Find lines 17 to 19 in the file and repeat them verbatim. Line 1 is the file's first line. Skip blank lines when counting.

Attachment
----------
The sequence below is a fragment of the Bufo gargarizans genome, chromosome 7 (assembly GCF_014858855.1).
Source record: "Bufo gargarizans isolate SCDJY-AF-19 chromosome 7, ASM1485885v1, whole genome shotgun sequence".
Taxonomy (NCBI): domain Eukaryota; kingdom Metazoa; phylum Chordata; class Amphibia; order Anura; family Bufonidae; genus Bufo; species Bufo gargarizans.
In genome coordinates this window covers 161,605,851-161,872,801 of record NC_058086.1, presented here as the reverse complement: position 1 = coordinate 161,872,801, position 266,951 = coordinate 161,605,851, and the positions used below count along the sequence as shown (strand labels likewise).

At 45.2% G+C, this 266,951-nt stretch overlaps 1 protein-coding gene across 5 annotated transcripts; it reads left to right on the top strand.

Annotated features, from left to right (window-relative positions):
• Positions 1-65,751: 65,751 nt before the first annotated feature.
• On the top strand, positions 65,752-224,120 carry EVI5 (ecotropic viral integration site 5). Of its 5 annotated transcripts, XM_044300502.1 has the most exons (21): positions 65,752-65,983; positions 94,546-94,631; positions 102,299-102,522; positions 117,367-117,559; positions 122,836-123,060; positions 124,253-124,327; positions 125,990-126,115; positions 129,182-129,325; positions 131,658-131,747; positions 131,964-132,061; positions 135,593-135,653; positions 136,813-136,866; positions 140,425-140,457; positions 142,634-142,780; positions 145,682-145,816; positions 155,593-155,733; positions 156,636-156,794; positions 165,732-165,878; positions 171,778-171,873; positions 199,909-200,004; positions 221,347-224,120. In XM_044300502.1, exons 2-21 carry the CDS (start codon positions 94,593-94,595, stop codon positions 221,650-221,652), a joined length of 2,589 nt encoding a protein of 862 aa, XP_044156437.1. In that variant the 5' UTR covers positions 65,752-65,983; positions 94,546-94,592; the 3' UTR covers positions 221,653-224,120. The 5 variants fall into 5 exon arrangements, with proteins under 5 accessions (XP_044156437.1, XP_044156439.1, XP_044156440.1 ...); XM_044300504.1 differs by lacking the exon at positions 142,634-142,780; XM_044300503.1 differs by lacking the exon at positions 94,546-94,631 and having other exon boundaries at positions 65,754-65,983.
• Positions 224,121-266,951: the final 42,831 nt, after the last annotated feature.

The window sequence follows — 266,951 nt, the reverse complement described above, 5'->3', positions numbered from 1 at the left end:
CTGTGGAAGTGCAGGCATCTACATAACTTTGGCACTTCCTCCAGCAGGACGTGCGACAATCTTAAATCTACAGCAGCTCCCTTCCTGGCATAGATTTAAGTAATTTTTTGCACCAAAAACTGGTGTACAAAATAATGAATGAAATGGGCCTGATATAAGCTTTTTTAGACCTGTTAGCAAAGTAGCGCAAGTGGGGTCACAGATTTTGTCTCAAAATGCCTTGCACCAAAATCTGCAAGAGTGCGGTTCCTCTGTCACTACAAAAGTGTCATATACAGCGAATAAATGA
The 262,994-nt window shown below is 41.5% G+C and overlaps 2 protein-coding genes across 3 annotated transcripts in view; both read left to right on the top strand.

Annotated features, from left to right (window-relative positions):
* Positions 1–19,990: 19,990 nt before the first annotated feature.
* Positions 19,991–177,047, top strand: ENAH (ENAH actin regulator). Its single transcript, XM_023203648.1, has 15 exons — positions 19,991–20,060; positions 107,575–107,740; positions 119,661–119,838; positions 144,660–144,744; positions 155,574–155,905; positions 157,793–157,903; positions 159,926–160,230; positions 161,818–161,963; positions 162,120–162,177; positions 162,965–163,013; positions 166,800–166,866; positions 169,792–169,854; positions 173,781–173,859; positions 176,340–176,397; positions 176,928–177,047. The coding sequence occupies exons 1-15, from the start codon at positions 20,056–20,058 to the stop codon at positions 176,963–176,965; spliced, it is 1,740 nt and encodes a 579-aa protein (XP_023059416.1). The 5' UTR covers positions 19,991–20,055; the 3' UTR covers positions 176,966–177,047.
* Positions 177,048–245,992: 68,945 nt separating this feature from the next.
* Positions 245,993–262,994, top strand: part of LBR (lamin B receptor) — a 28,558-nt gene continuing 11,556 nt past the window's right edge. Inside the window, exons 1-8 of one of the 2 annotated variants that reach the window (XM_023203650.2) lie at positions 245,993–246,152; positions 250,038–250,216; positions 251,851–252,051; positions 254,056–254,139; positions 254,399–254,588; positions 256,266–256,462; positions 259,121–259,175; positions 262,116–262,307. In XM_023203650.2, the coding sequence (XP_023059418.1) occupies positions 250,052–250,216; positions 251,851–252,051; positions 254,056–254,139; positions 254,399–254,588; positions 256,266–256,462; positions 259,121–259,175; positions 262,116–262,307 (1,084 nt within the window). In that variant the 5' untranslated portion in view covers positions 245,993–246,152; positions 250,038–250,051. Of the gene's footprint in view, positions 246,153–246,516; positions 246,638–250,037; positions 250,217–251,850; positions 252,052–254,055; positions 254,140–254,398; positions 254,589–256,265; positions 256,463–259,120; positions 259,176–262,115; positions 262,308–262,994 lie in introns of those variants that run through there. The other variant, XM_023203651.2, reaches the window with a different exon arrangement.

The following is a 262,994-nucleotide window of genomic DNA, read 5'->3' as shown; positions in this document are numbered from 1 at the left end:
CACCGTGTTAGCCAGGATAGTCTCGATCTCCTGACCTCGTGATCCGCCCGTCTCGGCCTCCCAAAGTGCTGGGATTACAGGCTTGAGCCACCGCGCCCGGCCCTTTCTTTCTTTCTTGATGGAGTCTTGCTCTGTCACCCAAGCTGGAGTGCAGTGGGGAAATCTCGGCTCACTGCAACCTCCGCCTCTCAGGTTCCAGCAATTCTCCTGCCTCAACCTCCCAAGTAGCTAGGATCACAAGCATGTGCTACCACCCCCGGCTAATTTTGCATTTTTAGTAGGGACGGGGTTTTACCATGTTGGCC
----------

* Positions 245,993–262,994, top strand: part of LBR (lamin B receptor) — a 28,558-nt gene continuing 11,556 nt past the window's right edge. Inside the window, exons 1-8 of one of the 2 annotated variants that reach the window (XM_023203650.2) lie at positions 245,993–246,152; positions 250,038–250,216; positions 251,851–252,051; positions 254,056–254,139; positions 254,399–254,588; positions 256,266–256,462; positions 259,121–259,175; positions 262,116–262,307. In XM_023203650.2, the coding sequence (XP_023059418.1) occupies positions 250,052–250,216; positions 251,851–252,051; positions 254,056–254,139; positions 254,399–254,588; positions 256,266–256,462; positions 259,121–259,175; positions 262,116–262,307 (1,084 nt within the window). In that variant the 5' untranslated portion in view covers positions 245,993–246,152; positions 250,038–250,051. Of the gene's footprint in view, positions 246,153–246,516; positions 246,638–250,037; positions 250,217–251,850; positions 252,052–254,055; positions 254,140–254,398; positions 254,589–256,265; positions 256,463–259,120; positions 259,176–262,115; positions 262,308–262,994 lie in introns of those variants that run through there. The other variant, XM_023203651.2, reaches the window with a different exon arrangement.

The following is a 262,994-nucleotide window of genomic DNA, read 5'->3' as shown; positions in this document are numbered from 1 at the left end:
CACCGTGTTAGCCAGGATAGTCTCGATCTCCTGACCTCGTGATCCGCCCGTCTCGGCCTCCCAAAGTGCTGGGATTACAGGCTTGAGCCACCGCGCCCGGCCCTTTCTTTCTTTCTTGATGGAGTCTTGCTCTGTCACCCAAGCTGGAGTGCAGTGGGGAAATCTCGGCTCACTGCAACCTCCGCCTCTCAGGTTCCAGCAATTCTCCTGCCTCAACCTCCCAAGTAGCTAGGATCACAAGCATGTGCTACCACCCCCGGCTAATTTTGCATTTTTAGTAGGGACGGGGTTTTACCATGTTGGCC